“In yoga, there is a saying that ‘the issues are in the tissues’, and mine were well seasoned,” Knosher laughed. “[Through yoga] I finally started releasing layers of mental and physical holding that had accumulated throughout my life. Yoga was the piece [of my life] that was missing.”

She soon felt called to share yoga with others, to take what healed her and pay it forward. Knosher trained to become a certified yoga instructor and therapist, and started teaching yoga classes part time.

She soon left my job as an athletic director, founded Hope’s Yoga and “haven’t looked back,” she said. Knosher has a studio in Johns Creek where she enjoys teaching smaller classes that allow her to get to know her students and the individual goals of each one. But she also takes her classes to businesses, corporations, private groups and individuals.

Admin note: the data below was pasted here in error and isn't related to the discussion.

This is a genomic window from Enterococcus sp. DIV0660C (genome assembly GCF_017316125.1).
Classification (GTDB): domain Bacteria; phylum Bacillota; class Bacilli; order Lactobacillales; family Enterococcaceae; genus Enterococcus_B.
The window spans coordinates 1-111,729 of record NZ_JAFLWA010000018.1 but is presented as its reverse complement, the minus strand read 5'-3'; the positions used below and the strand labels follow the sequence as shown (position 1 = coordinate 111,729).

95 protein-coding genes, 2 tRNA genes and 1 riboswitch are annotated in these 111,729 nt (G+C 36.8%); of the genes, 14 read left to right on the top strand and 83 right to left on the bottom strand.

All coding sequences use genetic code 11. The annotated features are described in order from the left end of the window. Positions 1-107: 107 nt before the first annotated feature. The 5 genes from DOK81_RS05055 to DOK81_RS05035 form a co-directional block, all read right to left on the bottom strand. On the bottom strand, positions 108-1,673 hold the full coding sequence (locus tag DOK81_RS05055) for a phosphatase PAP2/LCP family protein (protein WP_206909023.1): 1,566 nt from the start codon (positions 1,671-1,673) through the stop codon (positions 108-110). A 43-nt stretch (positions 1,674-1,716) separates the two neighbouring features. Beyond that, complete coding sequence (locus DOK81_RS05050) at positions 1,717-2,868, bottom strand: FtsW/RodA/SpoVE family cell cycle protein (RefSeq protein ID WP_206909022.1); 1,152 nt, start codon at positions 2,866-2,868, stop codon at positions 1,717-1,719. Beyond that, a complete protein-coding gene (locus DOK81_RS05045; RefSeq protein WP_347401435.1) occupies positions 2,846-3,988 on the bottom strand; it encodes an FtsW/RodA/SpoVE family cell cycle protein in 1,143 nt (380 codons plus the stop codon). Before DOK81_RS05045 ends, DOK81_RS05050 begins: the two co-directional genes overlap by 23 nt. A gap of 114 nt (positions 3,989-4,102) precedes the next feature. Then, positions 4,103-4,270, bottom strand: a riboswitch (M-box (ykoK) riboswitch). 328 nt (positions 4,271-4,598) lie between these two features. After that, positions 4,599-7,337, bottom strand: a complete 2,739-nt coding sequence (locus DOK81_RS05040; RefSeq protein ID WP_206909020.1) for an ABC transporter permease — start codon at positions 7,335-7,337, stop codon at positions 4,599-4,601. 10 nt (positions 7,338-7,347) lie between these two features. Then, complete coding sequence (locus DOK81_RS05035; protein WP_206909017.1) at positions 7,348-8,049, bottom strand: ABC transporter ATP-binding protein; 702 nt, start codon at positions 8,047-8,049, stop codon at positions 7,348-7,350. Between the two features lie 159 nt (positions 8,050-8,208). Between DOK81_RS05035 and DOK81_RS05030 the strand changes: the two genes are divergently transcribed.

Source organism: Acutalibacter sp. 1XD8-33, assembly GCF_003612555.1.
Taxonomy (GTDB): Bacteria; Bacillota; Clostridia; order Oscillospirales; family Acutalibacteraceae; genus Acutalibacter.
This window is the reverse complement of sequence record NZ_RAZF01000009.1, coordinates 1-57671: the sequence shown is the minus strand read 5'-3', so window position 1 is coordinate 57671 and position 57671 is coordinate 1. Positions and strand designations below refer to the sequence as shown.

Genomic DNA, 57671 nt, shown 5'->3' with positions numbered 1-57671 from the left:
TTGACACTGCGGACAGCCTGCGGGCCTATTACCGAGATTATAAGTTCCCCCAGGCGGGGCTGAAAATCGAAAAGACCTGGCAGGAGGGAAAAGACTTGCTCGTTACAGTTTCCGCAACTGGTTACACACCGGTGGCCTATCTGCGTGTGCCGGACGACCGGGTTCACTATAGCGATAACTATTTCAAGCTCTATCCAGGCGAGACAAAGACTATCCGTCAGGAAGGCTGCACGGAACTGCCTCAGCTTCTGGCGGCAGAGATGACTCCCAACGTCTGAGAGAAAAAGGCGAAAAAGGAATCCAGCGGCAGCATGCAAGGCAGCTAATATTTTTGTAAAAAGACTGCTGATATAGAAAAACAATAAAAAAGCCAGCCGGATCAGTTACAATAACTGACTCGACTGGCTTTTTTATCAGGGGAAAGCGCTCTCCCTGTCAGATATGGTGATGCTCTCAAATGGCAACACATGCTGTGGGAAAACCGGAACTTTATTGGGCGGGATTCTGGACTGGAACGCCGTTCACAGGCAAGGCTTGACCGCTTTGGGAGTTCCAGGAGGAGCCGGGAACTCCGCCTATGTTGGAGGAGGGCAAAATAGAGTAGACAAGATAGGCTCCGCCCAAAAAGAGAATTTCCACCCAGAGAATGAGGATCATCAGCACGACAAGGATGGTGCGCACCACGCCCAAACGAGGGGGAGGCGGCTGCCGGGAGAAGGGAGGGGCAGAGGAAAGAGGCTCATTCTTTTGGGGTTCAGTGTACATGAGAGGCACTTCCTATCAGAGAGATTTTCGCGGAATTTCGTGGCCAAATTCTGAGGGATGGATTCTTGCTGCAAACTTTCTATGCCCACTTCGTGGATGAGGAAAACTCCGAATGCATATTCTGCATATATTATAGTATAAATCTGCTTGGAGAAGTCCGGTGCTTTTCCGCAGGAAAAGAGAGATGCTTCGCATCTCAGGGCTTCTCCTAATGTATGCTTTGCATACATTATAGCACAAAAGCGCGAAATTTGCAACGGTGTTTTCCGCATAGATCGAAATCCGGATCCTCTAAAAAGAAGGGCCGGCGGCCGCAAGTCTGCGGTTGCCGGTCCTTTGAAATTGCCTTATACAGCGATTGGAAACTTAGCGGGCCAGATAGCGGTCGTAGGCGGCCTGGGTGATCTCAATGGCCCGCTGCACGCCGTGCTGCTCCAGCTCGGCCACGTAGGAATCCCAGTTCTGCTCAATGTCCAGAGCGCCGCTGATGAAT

As a yoga therapist, Knosher’s client list includes people who have cancer and chronic illness, and she has a weekly adaptive yoga class sponsored by the Multiple Sclerosis Foundation.

While there a number of yoga forms, Knosher teaches a gentler form of hatha yoga, with many adaptations for individuals who may be starting their yoga journey with the question, “Is yoga for me?”

“By making yoga personal for each student, they can keep yoga relevant to their body and life experience no matter their situation. This way, yoga can evolve to fit their needs as they change,” she explained.

She takes students on an annual retreat – this year’s excursion was to Sedona, Ariz. – and is looking to start retreats in North Georgia for cancer patients and those experiencing chronic illness.